Fifty years ago Irish artist Jim Fitzpatrick first shared his now famous black-and-red poster print of Marxist revolutionary Che Guevara with the world. The image quickly became a universal symbol of resistance and anti-oppression following Guevara’s death in 1967 and is recognized around the world. Now, Fitzpatrick is poised to do it again.
This time, the subject of his art isn’t a revolutionary leader, like Guevara. It’s a 17-year-old Palestinian girl: Ahed Tamimi. A new print published on Fitzpatrick’s site—which is available to download for free—hails her as the “real Wonder Woman” and the artist hopes it becomes as far spread as his earlier work.
Tamimi is the young teenager currently on trial at an Israeli military court in the West Bank, where she faces 12 charges, including incitement to violence and assaulting Israeli security forces. The youngster went viral in December when footage emerged of her slapping an Israeli soldier during a protest outside her home in Nabi Saleh in the West Bank. Israel maintains a military occupation of the territory.
Tamimi’s family and supporters have said she was reacting to an earlier incident in which an Israeli soldier shot her 14-year-old cousin Muhammad Tamimi in the head with a rubber bullet at close range. Muhammad had to be placed in a 72-hour medically induced coma. He survived the gunshot but remains badly injured.
Tamimi’s arrest and subsequent trial have gained international attention, with the likes of Amnesty International and campaigns backed by A-list celebrities Rosario Dawson and Jesse Williams calling for her to be freed. The youngster’s activism and resistance to the Israeli occupation of the West Bank has led to her being heralded as a hero by Palestinians.
Fitzpatrick tells Newsweek that he has been closely following Tamimi’s plight and felt compelled to lend his support, in his own way, just as he galvanized an artistic opposition of injustice with Viva Che 1968.
“Ahed Tamimi, to me, signifies nobility in the face of oppression. This is a kid, a child,” says Fitzpatrick. “When I was 15, I think I would have been petrified. Wherever she’s getting her courage from, there’s a resonance of it echoing across the world. I’m just a part of it. There are organizations doing more than I could do, but I do think the pen—in my case, the brush—is mightier than the sword.”
“A minister suggested [Tamimi] should be locked up forever. You have very powerful voices calling for her execution,” Fitzpatrick says. “What’s happening there is truly appalling. What’s [behind it] is that old thing from the Talmud, ‘Whoever saves one life saves the world entire.’ I’m afraid they’re going to kill her. And that’s why I’m doing what I’m doing.”
In Fitzpatrick’s print, Tamimi is depicted raising the Palestinian flag. The image is inspired by a photograph of Tamimi taken by Israeli photographer Haim Schwarzenberg. In the corner of the print, Fitzpatrick writes, “There is a real Wonder Woman,” alongside the logo for the popular DC Comics character.
The Wonder Woman reference, says Fitzpatrick, is directed at Israeli actor Gal Gadot, a former Israeli Defence Forces (IDF) soldier who has previously been criticized for her pro-IDF views. Gadot was the star of Wonder Woman, one of 2017’s highest-grossing movies.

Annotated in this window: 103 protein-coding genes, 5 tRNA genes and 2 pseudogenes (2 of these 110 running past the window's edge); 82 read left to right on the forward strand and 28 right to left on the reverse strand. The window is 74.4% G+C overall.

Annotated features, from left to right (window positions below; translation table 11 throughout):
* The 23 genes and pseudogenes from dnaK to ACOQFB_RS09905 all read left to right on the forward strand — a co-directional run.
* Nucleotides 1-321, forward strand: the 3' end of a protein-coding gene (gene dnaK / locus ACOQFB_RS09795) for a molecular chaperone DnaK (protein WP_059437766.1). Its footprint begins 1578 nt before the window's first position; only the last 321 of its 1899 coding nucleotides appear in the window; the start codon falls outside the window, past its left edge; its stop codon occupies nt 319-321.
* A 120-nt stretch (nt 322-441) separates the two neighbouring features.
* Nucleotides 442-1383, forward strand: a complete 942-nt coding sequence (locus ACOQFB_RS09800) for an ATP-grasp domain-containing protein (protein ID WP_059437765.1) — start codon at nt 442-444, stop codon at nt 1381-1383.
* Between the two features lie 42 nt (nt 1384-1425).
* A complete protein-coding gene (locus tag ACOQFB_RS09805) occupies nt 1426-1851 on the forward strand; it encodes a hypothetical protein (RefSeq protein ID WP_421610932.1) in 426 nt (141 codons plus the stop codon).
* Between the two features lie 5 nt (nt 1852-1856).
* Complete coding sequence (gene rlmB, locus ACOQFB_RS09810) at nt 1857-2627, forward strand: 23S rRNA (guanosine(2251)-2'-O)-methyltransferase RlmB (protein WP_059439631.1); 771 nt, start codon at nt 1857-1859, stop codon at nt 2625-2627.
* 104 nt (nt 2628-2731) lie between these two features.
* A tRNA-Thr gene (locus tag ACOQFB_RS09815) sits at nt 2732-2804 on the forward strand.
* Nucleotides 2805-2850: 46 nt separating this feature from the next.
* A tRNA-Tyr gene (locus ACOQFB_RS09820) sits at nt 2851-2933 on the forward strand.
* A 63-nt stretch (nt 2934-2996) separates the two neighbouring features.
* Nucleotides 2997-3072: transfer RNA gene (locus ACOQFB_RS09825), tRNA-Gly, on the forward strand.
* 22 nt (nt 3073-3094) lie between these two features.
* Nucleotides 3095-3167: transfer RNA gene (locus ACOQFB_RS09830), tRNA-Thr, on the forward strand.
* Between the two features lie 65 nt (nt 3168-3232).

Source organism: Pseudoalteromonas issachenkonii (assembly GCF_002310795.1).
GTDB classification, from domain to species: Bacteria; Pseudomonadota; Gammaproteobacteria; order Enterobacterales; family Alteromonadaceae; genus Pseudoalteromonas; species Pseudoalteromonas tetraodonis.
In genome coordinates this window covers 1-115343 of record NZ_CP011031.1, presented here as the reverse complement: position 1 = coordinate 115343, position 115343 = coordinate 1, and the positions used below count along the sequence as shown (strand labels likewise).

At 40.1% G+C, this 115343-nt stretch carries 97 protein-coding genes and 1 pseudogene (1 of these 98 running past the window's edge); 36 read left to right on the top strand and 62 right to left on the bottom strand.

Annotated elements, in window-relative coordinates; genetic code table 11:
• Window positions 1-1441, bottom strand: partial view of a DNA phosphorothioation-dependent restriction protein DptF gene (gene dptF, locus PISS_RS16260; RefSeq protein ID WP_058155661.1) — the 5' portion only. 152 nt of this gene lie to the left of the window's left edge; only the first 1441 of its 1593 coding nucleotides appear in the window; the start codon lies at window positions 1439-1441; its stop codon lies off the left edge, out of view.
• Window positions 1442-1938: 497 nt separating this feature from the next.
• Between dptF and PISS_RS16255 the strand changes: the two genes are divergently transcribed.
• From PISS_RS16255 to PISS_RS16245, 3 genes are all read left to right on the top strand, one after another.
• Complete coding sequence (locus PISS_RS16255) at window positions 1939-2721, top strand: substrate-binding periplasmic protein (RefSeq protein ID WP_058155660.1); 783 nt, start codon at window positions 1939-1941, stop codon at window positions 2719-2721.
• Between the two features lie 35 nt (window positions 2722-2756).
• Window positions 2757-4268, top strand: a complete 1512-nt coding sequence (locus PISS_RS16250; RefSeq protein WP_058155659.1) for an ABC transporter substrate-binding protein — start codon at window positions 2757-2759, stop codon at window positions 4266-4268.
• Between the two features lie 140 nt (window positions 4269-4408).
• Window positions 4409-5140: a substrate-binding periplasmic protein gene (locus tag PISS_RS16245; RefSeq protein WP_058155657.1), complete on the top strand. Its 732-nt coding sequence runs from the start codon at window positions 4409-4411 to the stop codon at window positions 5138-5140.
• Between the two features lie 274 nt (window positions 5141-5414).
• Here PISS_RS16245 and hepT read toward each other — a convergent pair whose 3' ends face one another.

“That’s deliberate. Gal Gadot was a member of the IDF and she has come out against Palestinian rights. I think, hold on, there is a Wonder Woman and it’s this kid,” says Fitzpatrick. “I’ve been collecting comic books all my life. I’ve been a guest at San Diego Comic Con. I would not say anybody in that [comic book] community has an idea that she was an IDF soldier and supports the persecution of Palestinians as young as Ahed Tamimi. I think they’d be shocked if they knew that. I’m not blaming Gal Gadot for any of this, but it’s not pleasant that she supports stuff like this.”
To be clear, though Fitzpatrick opposes the occupation of the West Bank and East Jerusalem—territories Israel captured from Jordan in the 1967 Six-Day War—he does not consider himself to be anti-Semitic, nor does he want his artwork of Tamimi to be used for anti-Semitic purposes.
Fitzpatrick opposes the occupation of the West Bank and East Jerusalem—territories Israel captured from Jordan in the 1967 Six-Day War. He also stands against anti-Semitism and is adamant that his print of Tamimi should not be used for anti-Semitic purposes.
“I’m a pacifist. I don’t want to see a single Jewish, Israeli, Palestinian, Arab...I don’t want a single hair on their heads hurt,” says the artist. “I want this to be pure and simple: Ahed Tamimi’s life is at risk. I do not want her murdered.”
Tamimi’s case has sparked a greater focus on the treatment of Palestinians in the West Bank, and Fitzpatrick hopes that her story will lead to effective and positive change for other Palestinians in the disputed territory.
“There’s plenty of good Israelis—we should remember that. [But] this government, the way it treats dissenters and people not of the same race...it’s virtually turning into an apartheid state,” says Fitzpatrick.
“This girl is memorable, her face is memorable, she seems a courageous, dignified girl—she captured my imagination. And I think she’s capturing the imagination of the world. She symbolizes resistance. She slapped that soldier after her cousin had been hurt. Are these acts of violence? Hardly. It’s like being hit by a rabbit,” the artist says.
“But, more importantly, she’s bringing to attention the dreadful persecution of ordinary people living peacefully but having their land and water taken.”
More from Newsweek